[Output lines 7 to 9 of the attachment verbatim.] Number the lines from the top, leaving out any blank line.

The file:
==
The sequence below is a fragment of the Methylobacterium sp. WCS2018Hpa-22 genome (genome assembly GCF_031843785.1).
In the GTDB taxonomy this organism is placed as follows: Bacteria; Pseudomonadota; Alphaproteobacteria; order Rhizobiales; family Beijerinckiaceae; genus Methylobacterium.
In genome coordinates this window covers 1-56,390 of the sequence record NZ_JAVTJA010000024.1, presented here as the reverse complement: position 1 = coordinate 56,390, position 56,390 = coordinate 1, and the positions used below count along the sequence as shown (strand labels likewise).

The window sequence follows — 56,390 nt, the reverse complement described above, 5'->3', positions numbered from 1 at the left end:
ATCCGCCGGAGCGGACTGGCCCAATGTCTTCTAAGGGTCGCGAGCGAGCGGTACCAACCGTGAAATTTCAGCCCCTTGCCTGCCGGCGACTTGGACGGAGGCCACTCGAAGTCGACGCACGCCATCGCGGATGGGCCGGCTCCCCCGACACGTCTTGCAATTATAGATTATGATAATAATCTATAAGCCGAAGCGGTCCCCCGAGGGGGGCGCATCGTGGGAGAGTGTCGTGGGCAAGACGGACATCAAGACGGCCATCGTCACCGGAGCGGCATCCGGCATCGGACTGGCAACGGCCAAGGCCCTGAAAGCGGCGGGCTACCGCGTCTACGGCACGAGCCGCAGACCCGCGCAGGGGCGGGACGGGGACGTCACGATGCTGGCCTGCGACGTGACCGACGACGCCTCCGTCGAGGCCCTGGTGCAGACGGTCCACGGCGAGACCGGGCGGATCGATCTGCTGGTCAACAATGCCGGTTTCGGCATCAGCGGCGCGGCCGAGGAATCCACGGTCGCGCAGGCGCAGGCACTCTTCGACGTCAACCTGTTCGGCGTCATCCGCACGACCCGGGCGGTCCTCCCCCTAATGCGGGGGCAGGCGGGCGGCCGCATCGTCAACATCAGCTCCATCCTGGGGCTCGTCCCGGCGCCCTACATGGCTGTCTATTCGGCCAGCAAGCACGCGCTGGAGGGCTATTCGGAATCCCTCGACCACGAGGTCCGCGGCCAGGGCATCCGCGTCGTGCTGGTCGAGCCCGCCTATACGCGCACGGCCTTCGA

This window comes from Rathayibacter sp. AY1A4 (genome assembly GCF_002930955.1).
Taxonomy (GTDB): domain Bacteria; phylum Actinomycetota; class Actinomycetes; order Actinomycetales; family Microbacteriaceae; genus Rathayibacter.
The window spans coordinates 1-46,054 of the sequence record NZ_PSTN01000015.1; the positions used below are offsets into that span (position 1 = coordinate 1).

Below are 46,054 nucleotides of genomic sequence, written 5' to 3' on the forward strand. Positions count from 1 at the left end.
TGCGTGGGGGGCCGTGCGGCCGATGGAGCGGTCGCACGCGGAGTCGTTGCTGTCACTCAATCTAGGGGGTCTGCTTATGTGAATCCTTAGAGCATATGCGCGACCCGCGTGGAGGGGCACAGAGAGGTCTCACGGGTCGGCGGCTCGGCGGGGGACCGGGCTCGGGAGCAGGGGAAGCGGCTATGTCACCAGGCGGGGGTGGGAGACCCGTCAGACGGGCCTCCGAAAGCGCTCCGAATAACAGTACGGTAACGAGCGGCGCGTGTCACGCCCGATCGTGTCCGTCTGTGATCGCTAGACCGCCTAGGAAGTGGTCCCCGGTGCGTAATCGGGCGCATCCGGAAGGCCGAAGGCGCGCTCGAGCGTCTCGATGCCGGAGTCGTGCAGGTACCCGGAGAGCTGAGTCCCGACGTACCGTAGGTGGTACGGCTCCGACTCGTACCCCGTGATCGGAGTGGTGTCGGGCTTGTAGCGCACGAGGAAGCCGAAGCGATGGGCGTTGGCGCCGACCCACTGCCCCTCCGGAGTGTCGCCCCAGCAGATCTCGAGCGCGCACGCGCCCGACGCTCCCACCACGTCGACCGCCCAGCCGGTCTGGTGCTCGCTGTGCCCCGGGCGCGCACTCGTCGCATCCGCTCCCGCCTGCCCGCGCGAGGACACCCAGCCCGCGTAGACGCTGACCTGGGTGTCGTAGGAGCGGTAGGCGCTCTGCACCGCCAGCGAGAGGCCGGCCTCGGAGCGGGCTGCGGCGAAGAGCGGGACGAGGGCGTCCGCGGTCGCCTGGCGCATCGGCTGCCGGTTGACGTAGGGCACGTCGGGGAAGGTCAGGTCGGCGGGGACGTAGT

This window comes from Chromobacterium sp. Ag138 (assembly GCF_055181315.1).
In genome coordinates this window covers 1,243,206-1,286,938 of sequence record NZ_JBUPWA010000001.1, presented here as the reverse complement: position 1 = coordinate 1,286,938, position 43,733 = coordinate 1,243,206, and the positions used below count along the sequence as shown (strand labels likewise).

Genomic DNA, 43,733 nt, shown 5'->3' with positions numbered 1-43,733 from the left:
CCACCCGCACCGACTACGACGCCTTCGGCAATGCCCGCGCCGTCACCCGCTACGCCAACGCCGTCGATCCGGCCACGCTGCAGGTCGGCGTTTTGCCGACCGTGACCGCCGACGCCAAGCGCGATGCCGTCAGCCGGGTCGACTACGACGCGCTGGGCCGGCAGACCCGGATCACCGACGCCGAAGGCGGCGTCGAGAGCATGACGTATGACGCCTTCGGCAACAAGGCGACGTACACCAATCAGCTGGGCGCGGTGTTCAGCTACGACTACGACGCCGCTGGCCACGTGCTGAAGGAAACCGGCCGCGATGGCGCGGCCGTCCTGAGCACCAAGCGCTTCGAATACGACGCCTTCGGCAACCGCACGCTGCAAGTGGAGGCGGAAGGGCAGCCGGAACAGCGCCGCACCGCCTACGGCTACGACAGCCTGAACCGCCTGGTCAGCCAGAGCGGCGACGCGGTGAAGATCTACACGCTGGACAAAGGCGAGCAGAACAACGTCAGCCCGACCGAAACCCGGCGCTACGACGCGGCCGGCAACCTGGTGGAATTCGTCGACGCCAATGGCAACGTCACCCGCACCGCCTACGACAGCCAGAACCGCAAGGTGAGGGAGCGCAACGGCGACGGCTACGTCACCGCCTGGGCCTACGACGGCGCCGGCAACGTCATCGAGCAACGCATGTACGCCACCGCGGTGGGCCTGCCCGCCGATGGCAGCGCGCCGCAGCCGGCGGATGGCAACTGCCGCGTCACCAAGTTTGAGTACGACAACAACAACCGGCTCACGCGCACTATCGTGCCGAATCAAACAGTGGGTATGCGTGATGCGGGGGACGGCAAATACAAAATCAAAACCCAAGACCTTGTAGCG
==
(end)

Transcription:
Taxonomy (GTDB): domain Bacteria; phylum Actinomycetota; class Actinomycetes; order Actinomycetales; family Microbacteriaceae; genus Rathayibacter.
The window spans coordinates 1-46,054 of the sequence record NZ_PSTN01000015.1; the positions used below are offsets into that span (position 1 = coordinate 1).

Below are 46,054 nucleotides of genomic sequence, written 5' to 3' on the forward strand. Positions count from 1 at the left end.